That negative approach (and the many which followed) didn’t work. Around my 40th birthday, I looked in the mirror and thought, “Haven’t you agonized over this enough? Just…accept yourself already.”
I stopped obsessing. I ate right but I didn’t spend an hour every day tracking my food and calories. I stopped feeling like crap when I bought clothes that weren’t my goal size 10 and found clothes that accentuated the positives at the size 16 I was.
When I ran across that old journal complete with hideous before photos (that also reminded me of an unfortunate hairstyle choice), I leafed through it and immediately felt sad. I felt an unbelievable sense of freedom when I threw it in the trash.
Past vs Future
We all carry things with us into each new year. Memories of family and friends, souvenirs of the lives we’ve led, and feelings about where we were and where we are now.
A lot of those pieces from our pasts are painful. We keep them, come across them now and again, and poke at the scab until it bleeds.
Not one of us makes it to 40 and beyond without regrets and mistakes. If you haven’t made a mistake in your life, that means you haven’t taken a single risk. While it’s “safe” to remain risk-free, that limits the rewards possible.If you haven’t made a mistake in your life, that means you haven’t taken a single risk. Click To Tweet
Purging your stuff isn’t just physical or emotional or mental. It encompasses every area or your life. From your belongings to the paths you’ve chosen to how your desires have changed over time. We grow up.
It’s likely you’re a very different person today than you were 10, 20, or 30 years ago. That’s okay. It’s part of our human experience.
With more knowledge because more information used in making decisions. Change is terrifying but it’s necessary to become the person you truly want to be.
Personally, I don’t want to be a woman defined by old relationships that left me broken on the inside, by old journals where I said crappy things to myself in the hopes of losing 5 pounds a month, or by painful memories of circumstances from years in my past.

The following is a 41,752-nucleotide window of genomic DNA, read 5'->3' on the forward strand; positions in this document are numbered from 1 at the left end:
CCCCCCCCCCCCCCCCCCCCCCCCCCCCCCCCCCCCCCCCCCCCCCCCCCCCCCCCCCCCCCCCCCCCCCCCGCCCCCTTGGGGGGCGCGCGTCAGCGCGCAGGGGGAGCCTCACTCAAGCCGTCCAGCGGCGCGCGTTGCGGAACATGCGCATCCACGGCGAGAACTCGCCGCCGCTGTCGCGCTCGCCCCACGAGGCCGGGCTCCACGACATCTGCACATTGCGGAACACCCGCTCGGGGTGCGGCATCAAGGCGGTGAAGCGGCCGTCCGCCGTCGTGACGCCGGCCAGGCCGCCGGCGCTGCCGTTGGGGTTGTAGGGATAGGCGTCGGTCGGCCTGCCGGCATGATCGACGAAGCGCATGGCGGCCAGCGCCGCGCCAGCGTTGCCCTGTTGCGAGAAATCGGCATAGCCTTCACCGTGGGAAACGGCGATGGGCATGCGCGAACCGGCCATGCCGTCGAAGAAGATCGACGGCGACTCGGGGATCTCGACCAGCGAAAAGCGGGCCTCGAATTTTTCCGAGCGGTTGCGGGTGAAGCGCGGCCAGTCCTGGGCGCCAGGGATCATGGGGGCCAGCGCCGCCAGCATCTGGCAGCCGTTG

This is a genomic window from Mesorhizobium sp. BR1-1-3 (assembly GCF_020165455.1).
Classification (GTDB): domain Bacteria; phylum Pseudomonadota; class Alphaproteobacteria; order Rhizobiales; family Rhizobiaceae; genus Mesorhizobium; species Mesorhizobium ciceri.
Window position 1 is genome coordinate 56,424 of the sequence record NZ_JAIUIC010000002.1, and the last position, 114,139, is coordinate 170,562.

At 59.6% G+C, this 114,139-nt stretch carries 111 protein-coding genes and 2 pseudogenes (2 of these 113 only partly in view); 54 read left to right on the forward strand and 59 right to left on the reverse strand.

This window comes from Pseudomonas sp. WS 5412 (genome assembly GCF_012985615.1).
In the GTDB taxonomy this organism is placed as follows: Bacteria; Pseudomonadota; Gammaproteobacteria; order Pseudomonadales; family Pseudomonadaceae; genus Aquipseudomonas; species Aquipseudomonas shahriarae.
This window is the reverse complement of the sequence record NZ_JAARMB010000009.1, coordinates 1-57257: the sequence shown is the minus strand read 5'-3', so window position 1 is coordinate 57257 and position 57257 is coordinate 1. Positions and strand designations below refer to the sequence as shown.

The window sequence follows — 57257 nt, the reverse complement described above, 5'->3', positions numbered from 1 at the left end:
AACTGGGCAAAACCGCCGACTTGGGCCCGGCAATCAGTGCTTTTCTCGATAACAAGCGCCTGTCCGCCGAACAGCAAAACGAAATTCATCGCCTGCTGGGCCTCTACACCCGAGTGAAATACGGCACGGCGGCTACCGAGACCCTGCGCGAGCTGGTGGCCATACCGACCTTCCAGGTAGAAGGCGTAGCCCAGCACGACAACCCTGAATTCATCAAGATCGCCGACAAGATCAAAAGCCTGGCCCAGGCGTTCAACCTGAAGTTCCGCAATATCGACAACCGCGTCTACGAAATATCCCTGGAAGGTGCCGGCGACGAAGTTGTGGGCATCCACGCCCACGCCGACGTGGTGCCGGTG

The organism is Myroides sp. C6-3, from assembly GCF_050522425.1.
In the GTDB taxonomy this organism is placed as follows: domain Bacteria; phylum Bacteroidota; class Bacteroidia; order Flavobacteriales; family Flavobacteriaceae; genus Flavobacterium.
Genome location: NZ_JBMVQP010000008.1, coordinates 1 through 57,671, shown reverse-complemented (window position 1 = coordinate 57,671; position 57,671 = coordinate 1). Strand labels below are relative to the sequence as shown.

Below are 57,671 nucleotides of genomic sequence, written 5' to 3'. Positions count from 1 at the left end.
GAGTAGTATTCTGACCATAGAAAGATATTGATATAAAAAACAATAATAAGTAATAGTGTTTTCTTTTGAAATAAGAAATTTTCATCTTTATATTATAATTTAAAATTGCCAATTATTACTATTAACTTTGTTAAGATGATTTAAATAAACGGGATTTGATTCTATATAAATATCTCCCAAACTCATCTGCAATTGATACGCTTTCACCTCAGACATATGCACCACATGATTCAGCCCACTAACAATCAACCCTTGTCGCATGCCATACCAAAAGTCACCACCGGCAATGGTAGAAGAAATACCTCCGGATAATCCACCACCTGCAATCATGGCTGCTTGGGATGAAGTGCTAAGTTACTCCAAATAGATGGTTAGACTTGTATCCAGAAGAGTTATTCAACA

I made a choice to focus on my now. The woman I am today, the business I run today, and the body I live in that makes all things possible for me.Change is terrifying but it’s necessary to become the person you truly want to be.Click To Tweet
With every bag of purged stuff removed from my house, I felt lighter. Unshackled from garbage I’d dragged from place to place, year after year, that didn’t even matter in my life today.
Purge your stuff. I’m serious. Start in one room, one box, and take your time. A box a week, a closet a month. Whatever works for you…just do it.
I know it’s easier for me now that my children are adults as well. It’s easier to look at past photos and memorabilia with them and for all of us to say, “Yeah, that wasn’t a good memory. We don’t need to keep that.”
I could talk about the massive space I freed up doing this. I could tell you how much more organized my house is now. I could tell you that my shelves and bins look amazing.
It’s the lack of inner clutter that amazes me. The space I freed up in my own head that lit me up going into the new year. That got all the creative juices flowing and helped me take control of my days in a way I don’t believe has been possible before now.
The future looks amazing once you shed the negative pieces of your past. You can do it.
Shayne McClendon is an author and positivity practitioner. Shayne believes love crosses all boundaries, social castes, races, genders, and belief systems. If you are lucky enough to find soul-deep love, you should fight for it. Life-certified, reader approved.